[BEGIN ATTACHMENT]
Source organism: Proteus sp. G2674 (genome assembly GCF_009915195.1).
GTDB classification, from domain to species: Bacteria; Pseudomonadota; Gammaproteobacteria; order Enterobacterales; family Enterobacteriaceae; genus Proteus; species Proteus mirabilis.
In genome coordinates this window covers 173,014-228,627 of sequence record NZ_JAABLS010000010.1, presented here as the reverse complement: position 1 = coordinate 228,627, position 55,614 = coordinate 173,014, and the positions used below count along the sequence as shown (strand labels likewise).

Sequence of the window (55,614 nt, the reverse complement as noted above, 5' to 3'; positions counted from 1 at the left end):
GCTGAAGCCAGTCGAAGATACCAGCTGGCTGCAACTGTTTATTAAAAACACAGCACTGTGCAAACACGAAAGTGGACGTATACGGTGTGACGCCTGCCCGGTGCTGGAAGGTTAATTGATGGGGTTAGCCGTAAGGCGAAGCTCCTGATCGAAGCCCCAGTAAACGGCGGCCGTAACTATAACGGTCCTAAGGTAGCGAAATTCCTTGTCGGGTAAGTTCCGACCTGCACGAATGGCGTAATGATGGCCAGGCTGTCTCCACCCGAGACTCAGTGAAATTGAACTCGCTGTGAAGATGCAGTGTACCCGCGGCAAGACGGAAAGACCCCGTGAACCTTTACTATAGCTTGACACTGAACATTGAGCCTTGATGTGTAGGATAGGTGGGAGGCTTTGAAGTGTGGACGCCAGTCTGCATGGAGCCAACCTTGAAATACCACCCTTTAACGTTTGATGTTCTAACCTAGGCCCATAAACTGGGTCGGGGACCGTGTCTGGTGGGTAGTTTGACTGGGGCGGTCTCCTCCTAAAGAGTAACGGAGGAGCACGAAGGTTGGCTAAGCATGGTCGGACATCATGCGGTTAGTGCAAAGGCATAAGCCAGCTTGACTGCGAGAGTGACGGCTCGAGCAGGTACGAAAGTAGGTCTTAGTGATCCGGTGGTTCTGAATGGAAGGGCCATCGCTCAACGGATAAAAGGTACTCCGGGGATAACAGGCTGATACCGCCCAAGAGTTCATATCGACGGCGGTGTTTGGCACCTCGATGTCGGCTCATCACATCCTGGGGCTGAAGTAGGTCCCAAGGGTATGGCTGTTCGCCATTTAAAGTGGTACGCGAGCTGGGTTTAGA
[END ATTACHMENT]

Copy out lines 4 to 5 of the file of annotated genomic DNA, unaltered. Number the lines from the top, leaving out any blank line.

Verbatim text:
Sequence of the window (55,614 nt, the reverse complement as noted above, 5' to 3'; positions counted from 1 at the left end):
GCTGAAGCCAGTCGAAGATACCAGCTGGCTGCAACTGTTTATTAAAAACACAGCACTGTGCAAACACGAAAGTGGACGTATACGGTGTGACGCCTGCCCGGTGCTGGAAGGTTAATTGATGGGGTTAGCCGTAAGGCGAAGCTCCTGATCGAAGCCCCAGTAAACGGCGGCCGTAACTATAACGGTCCTAAGGTAGCGAAATTCCTTGTCGGGTAAGTTCCGACCTGCACGAATGGCGTAATGATGGCCAGGCTGTCTCCACCCGAGACTCAGTGAAATTGAACTCGCTGTGAAGATGCAGTGTACCCGCGGCAAGACGGAAAGACCCCGTGAACCTTTACTATAGCTTGACACTGAACATTGAGCCTTGATGTGTAGGATAGGTGGGAGGCTTTGAAGTGTGGACGCCAGTCTGCATGGAGCCAACCTTGAAATACCACCCTTTAACGTTTGATGTTCTAACCTAGGCCCATAAACTGGGTCGGGGACCGTGTCTGGTGGGTAGTTTGACTGGGGCGGTCTCCTCCTAAAGAGTAACGGAGGAGCACGAAGGTTGGCTAAGCATGGTCGGACATCATGCGGTTAGTGCAAAGGCATAAGCCAGCTTGACTGCGAGAGTGACGGCTCGAGCAGGTACGAAAGTAGGTCTTAGTGATCCGGTGGTTCTGAATGGAAGGGCCATCGCTCAACGGATAAAAGGTACTCCGGGGATAACAGGCTGATACCGCCCAAGAGTTCATATCGACGGCGGTGTTTGGCACCTCGATGTCGGCTCATCACATCCTGGGGCTGAAGTAGGTCCCAAGGGTATGGCTGTTCGCCATTTAAAGTGGTACGCGAGCTGGGTTTAGA